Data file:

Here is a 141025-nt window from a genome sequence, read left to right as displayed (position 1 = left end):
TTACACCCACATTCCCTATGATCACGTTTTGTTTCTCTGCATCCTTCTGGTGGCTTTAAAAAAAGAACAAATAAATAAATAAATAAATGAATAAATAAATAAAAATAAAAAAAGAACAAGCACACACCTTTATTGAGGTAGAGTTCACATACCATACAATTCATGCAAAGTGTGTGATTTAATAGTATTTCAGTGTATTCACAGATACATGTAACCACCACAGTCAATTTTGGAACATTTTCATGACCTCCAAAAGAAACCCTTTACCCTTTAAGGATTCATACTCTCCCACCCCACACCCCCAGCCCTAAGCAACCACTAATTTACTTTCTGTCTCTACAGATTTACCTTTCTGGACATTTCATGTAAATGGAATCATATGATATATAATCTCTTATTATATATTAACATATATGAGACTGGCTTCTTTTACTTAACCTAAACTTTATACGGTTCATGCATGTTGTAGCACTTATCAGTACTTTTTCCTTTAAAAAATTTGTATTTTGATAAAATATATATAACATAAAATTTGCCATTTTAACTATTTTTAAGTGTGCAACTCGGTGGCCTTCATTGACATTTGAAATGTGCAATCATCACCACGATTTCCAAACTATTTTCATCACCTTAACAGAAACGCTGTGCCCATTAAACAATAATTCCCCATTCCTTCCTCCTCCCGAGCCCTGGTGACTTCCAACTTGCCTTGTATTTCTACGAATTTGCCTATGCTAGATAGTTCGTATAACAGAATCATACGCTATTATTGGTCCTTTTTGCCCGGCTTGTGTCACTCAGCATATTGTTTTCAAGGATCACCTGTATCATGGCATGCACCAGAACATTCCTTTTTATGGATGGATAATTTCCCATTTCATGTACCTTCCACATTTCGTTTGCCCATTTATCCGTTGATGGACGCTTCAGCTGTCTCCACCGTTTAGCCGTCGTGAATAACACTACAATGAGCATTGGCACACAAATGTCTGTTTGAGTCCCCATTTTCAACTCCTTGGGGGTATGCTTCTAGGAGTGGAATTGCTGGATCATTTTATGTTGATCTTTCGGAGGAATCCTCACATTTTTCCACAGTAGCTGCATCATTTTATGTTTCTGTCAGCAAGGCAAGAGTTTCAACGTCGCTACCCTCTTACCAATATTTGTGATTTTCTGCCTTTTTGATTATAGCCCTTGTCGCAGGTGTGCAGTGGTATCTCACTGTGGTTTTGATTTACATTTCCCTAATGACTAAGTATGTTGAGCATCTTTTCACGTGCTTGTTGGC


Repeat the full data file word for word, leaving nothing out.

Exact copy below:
Here is a 141025-nt window from a genome sequence, read left to right as displayed (position 1 = left end):
TTACACCCACATTCCCTATGATCACGTTTTGTTTCTCTGCATCCTTCTGGTGGCTTTAAAAAAAGAACAAATAAATAAATAAATAAATGAATAAATAAATAAAAATAAAAAAAGAACAAGCACACACCTTTATTGAGGTAGAGTTCACATACCATACAATTCATGCAAAGTGTGTGATTTAATAGTATTTCAGTGTATTCACAGATACATGTAACCACCACAGTCAATTTTGGAACATTTTCATGACCTCCAAAAGAAACCCTTTACCCTTTAAGGATTCATACTCTCCCACCCCACACCCCCAGCCCTAAGCAACCACTAATTTACTTTCTGTCTCTACAGATTTACCTTTCTGGACATTTCATGTAAATGGAATCATATGATATATAATCTCTTATTATATATTAACATATATGAGACTGGCTTCTTTTACTTAACCTAAACTTTATACGGTTCATGCATGTTGTAGCACTTATCAGTACTTTTTCCTTTAAAAAATTTGTATTTTGATAAAATATATATAACATAAAATTTGCCATTTTAACTATTTTTAAGTGTGCAACTCGGTGGCCTTCATTGACATTTGAAATGTGCAATCATCACCACGATTTCCAAACTATTTTCATCACCTTAACAGAAACGCTGTGCCCATTAAACAATAATTCCCCATTCCTTCCTCCTCCCGAGCCCTGGTGACTTCCAACTTGCCTTGTATTTCTACGAATTTGCCTATGCTAGATAGTTCGTATAACAGAATCATACGCTATTATTGGTCCTTTTTGCCCGGCTTGTGTCACTCAGCATATTGTTTTCAAGGATCACCTGTATCATGGCATGCACCAGAACATTCCTTTTTATGGATGGATAATTTCCCATTTCATGTACCTTCCACATTTCGTTTGCCCATTTATCCGTTGATGGACGCTTCAGCTGTCTCCACCGTTTAGCCGTCGTGAATAACACTACAATGAGCATTGGCACACAAATGTCTGTTTGAGTCCCCATTTTCAACTCCTTGGGGGTATGCTTCTAGGAGTGGAATTGCTGGATCATTTTATGTTGATCTTTCGGAGGAATCCTCACATTTTTCCACAGTAGCTGCATCATTTTATGTTTCTGTCAGCAAGGCAAGAGTTTCAACGTCGCTACCCTCTTACCAATATTTGTGATTTTCTGCCTTTTTGATTATAGCCCTTGTCGCAGGTGTGCAGTGGTATCTCACTGTGGTTTTGATTTACATTTCCCTAATGACTAAGTATGTTGAGCATCTTTTCACGTGCTTGTTGGC